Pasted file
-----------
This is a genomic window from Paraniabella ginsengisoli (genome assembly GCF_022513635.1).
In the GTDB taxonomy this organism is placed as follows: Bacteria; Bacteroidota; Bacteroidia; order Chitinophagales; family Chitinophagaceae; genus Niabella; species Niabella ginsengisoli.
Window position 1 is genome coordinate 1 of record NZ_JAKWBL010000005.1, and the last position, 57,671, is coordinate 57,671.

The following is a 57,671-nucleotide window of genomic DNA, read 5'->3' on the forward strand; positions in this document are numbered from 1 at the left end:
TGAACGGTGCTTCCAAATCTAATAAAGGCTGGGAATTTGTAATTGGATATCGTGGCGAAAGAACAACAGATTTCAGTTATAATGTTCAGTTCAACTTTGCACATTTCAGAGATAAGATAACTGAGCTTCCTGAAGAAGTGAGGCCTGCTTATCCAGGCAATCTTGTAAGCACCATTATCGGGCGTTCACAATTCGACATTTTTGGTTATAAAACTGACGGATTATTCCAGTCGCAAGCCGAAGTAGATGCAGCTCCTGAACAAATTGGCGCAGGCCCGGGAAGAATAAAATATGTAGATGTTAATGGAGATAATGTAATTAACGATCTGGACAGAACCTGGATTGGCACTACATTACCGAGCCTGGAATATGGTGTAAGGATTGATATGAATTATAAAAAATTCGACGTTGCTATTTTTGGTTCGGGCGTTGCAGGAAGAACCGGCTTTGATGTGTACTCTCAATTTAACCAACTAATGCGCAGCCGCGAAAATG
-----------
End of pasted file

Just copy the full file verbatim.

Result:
This is a genomic window from Paraniabella ginsengisoli (genome assembly GCF_022513635.1).
In the GTDB taxonomy this organism is placed as follows: Bacteria; Bacteroidota; Bacteroidia; order Chitinophagales; family Chitinophagaceae; genus Niabella; species Niabella ginsengisoli.
Window position 1 is genome coordinate 1 of record NZ_JAKWBL010000005.1, and the last position, 57,671, is coordinate 57,671.

The following is a 57,671-nucleotide window of genomic DNA, read 5'->3' on the forward strand; positions in this document are numbered from 1 at the left end:
TGAACGGTGCTTCCAAATCTAATAAAGGCTGGGAATTTGTAATTGGATATCGTGGCGAAAGAACAACAGATTTCAGTTATAATGTTCAGTTCAACTTTGCACATTTCAGAGATAAGATAACTGAGCTTCCTGAAGAAGTGAGGCCTGCTTATCCAGGCAATCTTGTAAGCACCATTATCGGGCGTTCACAATTCGACATTTTTGGTTATAAAACTGACGGATTATTCCAGTCGCAAGCCGAAGTAGATGCAGCTCCTGAACAAATTGGCGCAGGCCCGGGAAGAATAAAATATGTAGATGTTAATGGAGATAATGTAATTAACGATCTGGACAGAACCTGGATTGGCACTACATTACCGAGCCTGGAATATGGTGTAAGGATTGATATGAATTATAAAAAATTCGACGTTGCTATTTTTGGTTCGGGCGTTGCAGGAAGAACCGGCTTTGATGTGTACTCTCAATTTAACCAACTAATGCGCAGCCGCGAAAATG